Slow Burning Wood Stoves Promote Creosote Buildup

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Everyone loves that slow burn that allows you to wake up to a toasty house in the morning. The best way to achieve this is to stuff the wood burning stove full and limit the amount of air it can pull in to burn the wood for the night. Unfortunately, that is the ideal situation for creosote buildup as well. Any time the smoke traveling up your chimney is cooled to below 250 degrees Fahrenheit, it liquefies, combines, and solidifies, resulting in the formation of creosote.

Creosote builds up in layers and creates a very dangerous coating on the inside of the chimney and flue. Most of the time it appears shiny with few imperfections while other times it may appear rough and textured. Some homeowners don’t realize there is a creosote problem until they see it dripping into the back of their wood burning stove.

Reduce Creosote Buildup – Burn Hot

You don’t have to build a fire that makes metal pipes glow, but it should remain steadily at a temperature higher than 250F. The overall objective is to force the gases, particulates, and smoke that creates creosote out of the chimney. Heat is the best way to achieve this. Make sure that your fire burns hot enough so that the smoke leaving the chimney is at least 250F.

Always burn dry wood in your wood burning stove to help prevent condensation. Most wood has a natural amount of moisture content, regardless of how long it has seasoned. Make it your goal to burn wood with lower than 25% moisture content for best results. Hard woods often burn hotter than soft woods, so check out your options before purchasing your next load of wood. You may even want to purchase a moisture tester.

Stack Thermometer

One of the best ways to test the efficiency of your wood burning stove is to purchase a stack thermometer. Make sure you read and follow the manufacturer’s instructions so you can make sure you’re getting a proper reading each time. Most require placement to be about 18 to 24 inches above the top of the stove, but always follow the manufacturer’s instructions when using something that could be so vital in burning the perfect fire.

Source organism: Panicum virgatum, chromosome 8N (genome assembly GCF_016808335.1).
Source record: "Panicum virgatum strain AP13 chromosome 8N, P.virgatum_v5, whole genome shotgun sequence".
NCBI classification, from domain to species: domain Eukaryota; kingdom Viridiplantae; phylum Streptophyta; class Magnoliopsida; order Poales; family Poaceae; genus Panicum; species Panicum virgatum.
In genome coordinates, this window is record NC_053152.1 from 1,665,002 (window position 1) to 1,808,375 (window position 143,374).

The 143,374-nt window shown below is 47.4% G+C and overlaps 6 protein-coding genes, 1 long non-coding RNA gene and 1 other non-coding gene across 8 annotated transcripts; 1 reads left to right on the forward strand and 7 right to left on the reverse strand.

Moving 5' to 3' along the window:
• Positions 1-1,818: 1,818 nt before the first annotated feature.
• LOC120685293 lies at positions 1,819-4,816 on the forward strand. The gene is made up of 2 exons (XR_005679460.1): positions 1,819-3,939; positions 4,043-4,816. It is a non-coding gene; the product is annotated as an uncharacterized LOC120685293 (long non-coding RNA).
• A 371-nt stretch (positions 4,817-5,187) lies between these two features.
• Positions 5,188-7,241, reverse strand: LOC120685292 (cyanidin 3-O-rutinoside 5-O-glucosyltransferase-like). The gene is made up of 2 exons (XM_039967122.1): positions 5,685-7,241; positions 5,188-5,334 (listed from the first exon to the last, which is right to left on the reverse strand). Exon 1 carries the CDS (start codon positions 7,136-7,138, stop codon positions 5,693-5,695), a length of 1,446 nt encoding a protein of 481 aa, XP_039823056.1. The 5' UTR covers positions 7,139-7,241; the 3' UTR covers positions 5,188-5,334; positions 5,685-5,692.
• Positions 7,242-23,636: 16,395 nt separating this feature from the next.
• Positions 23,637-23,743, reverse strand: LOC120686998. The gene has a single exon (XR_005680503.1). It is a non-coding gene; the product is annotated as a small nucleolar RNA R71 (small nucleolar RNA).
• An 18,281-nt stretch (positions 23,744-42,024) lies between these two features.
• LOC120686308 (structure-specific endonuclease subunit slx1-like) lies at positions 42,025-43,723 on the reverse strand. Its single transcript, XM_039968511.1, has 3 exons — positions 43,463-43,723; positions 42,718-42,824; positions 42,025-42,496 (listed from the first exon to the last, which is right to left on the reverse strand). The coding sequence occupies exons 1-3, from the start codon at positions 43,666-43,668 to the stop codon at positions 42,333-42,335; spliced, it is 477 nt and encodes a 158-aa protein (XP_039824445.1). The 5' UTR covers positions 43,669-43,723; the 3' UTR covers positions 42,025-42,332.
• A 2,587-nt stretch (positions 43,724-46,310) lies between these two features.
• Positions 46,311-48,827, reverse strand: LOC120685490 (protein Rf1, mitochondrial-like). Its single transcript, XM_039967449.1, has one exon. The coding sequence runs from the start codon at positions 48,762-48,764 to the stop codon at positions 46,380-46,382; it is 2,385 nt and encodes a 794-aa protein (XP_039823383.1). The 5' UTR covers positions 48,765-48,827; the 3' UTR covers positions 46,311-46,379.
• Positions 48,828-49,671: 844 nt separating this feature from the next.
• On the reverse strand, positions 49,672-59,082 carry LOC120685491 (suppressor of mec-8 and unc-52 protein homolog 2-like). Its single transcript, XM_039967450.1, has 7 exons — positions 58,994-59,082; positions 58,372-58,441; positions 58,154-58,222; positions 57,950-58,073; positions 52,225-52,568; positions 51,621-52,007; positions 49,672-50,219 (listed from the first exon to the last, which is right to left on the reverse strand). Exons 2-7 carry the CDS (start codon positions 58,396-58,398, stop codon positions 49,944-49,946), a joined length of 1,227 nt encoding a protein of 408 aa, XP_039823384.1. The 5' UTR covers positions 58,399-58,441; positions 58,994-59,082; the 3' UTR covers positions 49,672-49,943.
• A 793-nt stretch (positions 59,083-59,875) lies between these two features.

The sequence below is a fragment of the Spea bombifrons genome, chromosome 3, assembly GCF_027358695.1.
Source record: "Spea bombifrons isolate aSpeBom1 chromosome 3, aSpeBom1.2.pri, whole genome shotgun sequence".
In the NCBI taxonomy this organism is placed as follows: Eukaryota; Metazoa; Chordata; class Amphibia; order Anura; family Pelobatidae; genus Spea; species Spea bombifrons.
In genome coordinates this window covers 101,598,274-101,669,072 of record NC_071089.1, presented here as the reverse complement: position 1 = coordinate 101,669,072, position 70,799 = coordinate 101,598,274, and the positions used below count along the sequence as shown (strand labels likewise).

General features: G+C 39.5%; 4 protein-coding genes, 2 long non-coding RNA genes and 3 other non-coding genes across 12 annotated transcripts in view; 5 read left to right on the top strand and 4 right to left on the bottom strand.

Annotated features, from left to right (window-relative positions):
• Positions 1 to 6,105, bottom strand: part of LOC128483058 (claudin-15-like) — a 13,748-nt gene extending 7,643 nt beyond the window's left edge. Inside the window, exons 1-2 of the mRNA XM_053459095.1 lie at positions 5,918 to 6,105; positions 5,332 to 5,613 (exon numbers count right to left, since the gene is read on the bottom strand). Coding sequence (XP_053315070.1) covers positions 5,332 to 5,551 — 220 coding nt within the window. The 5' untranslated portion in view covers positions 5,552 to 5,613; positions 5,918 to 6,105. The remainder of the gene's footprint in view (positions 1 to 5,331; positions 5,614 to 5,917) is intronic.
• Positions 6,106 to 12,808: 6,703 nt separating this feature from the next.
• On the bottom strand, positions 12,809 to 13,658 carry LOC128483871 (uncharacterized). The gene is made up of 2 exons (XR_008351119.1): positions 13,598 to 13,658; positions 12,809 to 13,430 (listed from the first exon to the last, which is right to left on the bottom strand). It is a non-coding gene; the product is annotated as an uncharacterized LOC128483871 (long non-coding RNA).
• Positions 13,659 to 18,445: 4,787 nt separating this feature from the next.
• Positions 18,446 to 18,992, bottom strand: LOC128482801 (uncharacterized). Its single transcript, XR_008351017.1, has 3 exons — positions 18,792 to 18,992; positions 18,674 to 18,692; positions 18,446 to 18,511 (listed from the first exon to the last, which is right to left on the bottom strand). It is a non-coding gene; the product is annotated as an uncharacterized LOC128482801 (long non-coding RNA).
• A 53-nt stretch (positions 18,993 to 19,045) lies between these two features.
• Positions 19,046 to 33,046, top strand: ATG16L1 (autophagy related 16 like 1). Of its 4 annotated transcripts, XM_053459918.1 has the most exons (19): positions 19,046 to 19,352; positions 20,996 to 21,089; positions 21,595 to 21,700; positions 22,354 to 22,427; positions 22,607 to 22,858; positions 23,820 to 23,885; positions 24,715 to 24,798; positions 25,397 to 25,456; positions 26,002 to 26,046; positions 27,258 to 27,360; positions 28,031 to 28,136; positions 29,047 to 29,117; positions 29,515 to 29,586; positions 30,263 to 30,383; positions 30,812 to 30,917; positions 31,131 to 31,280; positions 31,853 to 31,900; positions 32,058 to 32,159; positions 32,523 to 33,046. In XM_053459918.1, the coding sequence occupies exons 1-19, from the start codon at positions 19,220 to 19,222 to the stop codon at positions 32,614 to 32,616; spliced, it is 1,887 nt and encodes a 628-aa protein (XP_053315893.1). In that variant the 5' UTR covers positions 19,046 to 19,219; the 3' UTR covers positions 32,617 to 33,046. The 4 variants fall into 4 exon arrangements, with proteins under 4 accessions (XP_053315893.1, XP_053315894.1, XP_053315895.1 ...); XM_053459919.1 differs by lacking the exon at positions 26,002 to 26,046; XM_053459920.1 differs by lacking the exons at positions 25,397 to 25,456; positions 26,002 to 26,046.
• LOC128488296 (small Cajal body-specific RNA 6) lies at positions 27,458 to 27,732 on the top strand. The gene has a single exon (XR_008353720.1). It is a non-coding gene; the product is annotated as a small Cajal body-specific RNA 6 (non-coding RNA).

Regular Cleaning and Maintenance

Don’t underestimate the importance of regular cleaning and maintenance for your chimney and wood burning stove. A once-yearly chimney inspection will give you peace of mind in knowing that your chimney is working as intended from season to season. Regular cleaning by a certified chimney sweep is your best defense against creosote buildup and many other potential problems that may occur inside your chimney.

Make sure to schedule your chimney inspection and cleaning on a date that you will remember each year. Some homeowners schedule appointments on New Years Day, May Day, or some other holiday that they will easily remember. Consider setting your appointment to the same day that you change your smoke alarm batteries.

When do you schedule your chimney inspection and cleaning? What date to you remember the best and why? I’d love to hear your ideas and methods! Leave a message below or feel free to send me an e-mail any time.

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